It's been quite a journey for this little book. I found my very, very first draft for this the other day, and it's a completely different story from what ended up being printed on paper. In the first draft, the character's name was Cora, thrust into the throne after her aunt dies in a car crash.
I say this a lot, I love putting Filipino characters in tropes and situations I've read thousands of times before with non-POC characters. This is how we now have a FIlipino plus size girl, a Filipino in Paris, and for this book, a Filipino Queen. Well, a Cincamarre Queen, but nobody missed the similarities. The first draft was devoid of that spark, so one botched deal and a trip to Batanes later, twelve thousand words in, I scrapped everything and rewrote it. How terrifying!
But it comes easy when you know where you're going, and what you want to say. And one year later, this book has been one of the easiest to write. And I'm looking forward to showing you guys the next book in the 'series'!
Oh, and there's a giveaway! If you're PH based, you can join! If not, the book is free on Amazon until August 5th!
OH. And just for fun. There was one scene in the draft that I loved with all my heart, and have yet to find a way to put it anywhere. Trust me, I tried. So here, have a scene from the first draft of The Queen's Game.
Cora and Gemma took their spots around a raised platform in the center of the room and started to set up on the artist benches. They were the most uncomfortable pieces of furniture that Cora had ever encountered—but worked really well when she was totally focusing on a drawing.
“You didn’t have to follow me inside, you know.” Cora told Gemma.
“I’m doing this more for myself,” Gemma assured her. “You’ll see.”
“Welcome back Cora,” their professor, a National Artist awarded the title by Cora’s grandmother, nodded at her. ”Glad to see the Palace isn’t so stuck up that they made you quit your education.”
“Oh yes,” Cora shrugged. “Go Hounds.”
“Right,” Professor Luz said like they had been talking about the weather.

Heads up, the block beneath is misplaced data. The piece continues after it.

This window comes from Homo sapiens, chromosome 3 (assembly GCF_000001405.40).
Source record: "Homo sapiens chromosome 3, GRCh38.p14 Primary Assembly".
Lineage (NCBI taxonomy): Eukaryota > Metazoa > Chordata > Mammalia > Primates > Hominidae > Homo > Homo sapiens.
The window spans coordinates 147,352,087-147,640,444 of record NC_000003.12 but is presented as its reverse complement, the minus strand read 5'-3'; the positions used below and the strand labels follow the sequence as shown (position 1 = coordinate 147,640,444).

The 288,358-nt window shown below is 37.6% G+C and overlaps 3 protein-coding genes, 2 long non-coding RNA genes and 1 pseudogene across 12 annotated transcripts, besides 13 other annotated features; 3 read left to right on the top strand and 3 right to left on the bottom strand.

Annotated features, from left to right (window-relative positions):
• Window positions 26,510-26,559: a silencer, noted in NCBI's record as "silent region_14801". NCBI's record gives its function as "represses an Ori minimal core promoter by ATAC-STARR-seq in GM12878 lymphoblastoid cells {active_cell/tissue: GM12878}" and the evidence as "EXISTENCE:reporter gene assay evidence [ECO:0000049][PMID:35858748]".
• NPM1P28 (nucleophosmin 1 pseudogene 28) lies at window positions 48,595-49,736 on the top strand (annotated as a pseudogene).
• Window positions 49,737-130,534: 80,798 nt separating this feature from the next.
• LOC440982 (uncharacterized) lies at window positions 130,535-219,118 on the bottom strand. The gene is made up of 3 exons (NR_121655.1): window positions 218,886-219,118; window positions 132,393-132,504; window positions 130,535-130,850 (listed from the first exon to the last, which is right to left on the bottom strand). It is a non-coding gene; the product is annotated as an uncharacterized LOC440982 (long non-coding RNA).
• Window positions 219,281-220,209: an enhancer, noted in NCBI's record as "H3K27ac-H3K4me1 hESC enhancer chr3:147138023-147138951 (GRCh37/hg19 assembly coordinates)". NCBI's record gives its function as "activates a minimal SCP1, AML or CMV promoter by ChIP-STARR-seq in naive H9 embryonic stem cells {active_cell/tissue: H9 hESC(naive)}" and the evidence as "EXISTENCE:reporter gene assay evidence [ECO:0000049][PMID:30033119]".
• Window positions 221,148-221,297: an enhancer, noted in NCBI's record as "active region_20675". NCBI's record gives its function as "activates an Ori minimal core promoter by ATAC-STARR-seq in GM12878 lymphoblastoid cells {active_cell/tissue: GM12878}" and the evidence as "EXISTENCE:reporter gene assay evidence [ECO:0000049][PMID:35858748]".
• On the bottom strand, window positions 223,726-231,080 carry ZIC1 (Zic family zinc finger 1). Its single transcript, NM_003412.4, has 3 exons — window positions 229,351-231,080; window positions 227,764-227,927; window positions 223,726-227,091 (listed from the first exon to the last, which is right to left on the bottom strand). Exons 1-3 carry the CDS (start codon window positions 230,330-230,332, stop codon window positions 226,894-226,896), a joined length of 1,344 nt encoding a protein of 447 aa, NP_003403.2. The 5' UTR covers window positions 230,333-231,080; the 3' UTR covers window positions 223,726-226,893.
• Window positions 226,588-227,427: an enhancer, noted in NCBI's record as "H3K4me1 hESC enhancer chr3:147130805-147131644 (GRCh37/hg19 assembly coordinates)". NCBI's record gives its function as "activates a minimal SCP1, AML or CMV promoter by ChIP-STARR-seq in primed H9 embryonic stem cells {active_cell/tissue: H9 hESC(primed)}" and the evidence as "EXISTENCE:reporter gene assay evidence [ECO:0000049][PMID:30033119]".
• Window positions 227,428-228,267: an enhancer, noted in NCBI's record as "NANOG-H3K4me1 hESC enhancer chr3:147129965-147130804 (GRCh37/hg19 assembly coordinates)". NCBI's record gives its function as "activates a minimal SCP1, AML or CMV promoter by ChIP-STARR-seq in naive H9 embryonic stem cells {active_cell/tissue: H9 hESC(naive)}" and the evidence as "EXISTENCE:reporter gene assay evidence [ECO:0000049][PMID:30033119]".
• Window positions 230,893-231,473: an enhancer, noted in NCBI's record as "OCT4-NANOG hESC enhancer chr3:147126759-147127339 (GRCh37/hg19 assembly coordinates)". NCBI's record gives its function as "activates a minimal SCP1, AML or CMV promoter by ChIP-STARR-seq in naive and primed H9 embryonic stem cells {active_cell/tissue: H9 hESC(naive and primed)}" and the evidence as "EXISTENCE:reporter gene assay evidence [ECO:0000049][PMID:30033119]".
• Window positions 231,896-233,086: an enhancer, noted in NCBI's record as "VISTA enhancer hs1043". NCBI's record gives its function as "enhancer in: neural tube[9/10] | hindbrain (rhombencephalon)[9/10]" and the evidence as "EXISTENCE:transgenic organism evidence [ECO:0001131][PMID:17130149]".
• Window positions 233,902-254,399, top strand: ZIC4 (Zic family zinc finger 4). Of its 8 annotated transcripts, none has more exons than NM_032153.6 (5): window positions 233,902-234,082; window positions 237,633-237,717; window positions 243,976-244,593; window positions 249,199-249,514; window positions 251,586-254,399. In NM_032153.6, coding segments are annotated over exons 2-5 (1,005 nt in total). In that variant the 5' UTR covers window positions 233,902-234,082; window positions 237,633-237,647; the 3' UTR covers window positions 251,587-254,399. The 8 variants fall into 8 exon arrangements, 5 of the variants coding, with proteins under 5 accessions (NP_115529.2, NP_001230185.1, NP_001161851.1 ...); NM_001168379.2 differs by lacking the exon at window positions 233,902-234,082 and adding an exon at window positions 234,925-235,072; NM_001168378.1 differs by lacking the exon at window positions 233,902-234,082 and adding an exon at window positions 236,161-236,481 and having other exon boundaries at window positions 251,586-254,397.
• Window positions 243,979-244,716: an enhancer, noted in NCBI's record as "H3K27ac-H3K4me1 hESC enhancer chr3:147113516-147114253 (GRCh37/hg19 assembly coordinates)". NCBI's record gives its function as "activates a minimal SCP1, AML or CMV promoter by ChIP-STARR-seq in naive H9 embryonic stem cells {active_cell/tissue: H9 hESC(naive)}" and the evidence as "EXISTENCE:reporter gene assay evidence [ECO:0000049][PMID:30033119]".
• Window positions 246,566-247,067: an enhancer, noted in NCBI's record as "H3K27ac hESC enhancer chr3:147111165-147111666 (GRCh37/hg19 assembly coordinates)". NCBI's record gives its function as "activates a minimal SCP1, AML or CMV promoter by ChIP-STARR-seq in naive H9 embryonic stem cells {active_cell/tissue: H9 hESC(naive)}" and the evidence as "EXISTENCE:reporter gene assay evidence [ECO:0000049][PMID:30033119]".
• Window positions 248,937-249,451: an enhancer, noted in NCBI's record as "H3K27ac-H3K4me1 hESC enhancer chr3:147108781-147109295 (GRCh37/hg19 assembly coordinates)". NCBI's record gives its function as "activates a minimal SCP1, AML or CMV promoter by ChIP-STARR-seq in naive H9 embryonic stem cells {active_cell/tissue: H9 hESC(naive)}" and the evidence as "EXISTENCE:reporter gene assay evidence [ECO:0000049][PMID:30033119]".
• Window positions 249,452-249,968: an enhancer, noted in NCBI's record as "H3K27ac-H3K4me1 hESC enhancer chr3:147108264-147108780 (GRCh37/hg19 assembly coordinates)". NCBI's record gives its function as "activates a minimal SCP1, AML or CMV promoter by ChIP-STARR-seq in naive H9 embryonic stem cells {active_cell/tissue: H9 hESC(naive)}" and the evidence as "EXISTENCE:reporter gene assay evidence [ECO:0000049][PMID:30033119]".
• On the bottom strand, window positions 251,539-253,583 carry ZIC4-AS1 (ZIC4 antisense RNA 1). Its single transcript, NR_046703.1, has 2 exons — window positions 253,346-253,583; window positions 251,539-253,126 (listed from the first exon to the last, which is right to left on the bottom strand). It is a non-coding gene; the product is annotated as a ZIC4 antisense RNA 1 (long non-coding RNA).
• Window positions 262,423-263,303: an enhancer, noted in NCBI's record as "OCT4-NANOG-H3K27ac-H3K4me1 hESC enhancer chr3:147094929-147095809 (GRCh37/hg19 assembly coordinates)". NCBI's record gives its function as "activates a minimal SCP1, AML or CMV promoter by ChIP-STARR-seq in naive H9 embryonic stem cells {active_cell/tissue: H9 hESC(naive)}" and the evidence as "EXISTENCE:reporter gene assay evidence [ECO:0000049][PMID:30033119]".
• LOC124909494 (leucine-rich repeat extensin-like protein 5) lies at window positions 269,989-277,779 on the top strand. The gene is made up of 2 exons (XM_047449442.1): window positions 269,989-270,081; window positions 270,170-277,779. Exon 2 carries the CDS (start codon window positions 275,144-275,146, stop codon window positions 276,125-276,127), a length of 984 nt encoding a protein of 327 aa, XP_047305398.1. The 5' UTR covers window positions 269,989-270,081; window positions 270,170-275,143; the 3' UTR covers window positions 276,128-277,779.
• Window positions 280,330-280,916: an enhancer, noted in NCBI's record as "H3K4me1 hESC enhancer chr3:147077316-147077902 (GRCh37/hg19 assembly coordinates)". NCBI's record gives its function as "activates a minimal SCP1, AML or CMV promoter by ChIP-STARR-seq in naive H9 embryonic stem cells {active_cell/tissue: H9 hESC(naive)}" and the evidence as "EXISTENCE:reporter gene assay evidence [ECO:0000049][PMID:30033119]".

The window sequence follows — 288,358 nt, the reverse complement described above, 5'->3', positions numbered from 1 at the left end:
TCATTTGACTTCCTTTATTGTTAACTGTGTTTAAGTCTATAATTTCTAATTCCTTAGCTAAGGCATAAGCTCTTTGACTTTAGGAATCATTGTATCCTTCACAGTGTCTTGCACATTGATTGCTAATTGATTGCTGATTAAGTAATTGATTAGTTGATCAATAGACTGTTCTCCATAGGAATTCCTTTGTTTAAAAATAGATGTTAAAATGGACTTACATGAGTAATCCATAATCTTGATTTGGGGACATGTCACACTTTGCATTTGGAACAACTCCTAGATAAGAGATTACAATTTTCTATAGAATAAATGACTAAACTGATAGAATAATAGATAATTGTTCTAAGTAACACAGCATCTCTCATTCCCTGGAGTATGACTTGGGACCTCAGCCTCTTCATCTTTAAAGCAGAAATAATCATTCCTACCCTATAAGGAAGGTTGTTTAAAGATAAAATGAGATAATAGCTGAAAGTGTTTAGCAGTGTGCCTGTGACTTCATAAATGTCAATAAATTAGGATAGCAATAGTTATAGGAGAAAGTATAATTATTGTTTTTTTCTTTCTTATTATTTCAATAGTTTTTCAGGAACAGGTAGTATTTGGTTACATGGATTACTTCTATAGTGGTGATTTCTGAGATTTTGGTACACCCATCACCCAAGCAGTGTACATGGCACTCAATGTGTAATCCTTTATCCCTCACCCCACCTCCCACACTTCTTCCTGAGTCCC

Cora fished for her glasses from her bag. She had pretty bad eyesight, and usually needed to wear glasses when she was drawing or listening to a lecture. It was one of those little things that not a lot of people knew about her. Nobody thought princesses needed glasses because they didn’t like wearing contacts.
As their professor explained the mechanics of the sitting, a guy walked into the room from the teacher’s entrance in the back. Cora heard Gemma sigh and realized that this was thy she opted to stay in the studio. He sauntered in, his nose buried behind a thick, old book. He was wearing a ratty old shirt and jeans that looked like they had been washed too many times. Then he looked up. There was an intensity to his eyes that she couldn’t name, and it made Cora’s insides feel like thousands of butterflies had burst forth from a previously unknown crevice in her stomach.
He looked up right into Cora’s eyes and smiled. Why did that smile look so familiar?
“Ow,” Cora said, looking away as she bit down on her lip and promptly returned to reality. Beside her, Gemma snorted. Professor Luz had just finished giving the rules of the exam, and the guy Cora had been so distracted by took the platform.
Professor Luz walked off to the sides to put on some music. She was a believer that the right song and inspire creativity, and always played a selection of Mozart or Handel when she put on a test.
But right now, she felt too restless to feel relaxed by the music. The model was introduced as Miguel Cinco, and he promptly faced Cora, placed a hand over his chest and gave her a slight but very respectful bow. Cora was surprised. Most people didn’t know to bow like that in her presence, especially with her change in rank so new. They also didn’t know that him holding his head higher than hers could be treated as disrespect, even if it was an antiquated rule.
Then he started to strip and all Cora’s thoughts promptly flew out the studio window. The light and playful raindrop-like melody of Debussy’s L’Isle Joyeuse did not suit this scene at all. She pictured something with a stronger beat, a deeper bassline. Preferably something like Gnuwine’s ‘Pony.’
“Miguel, you can begin,” Professor Luz said.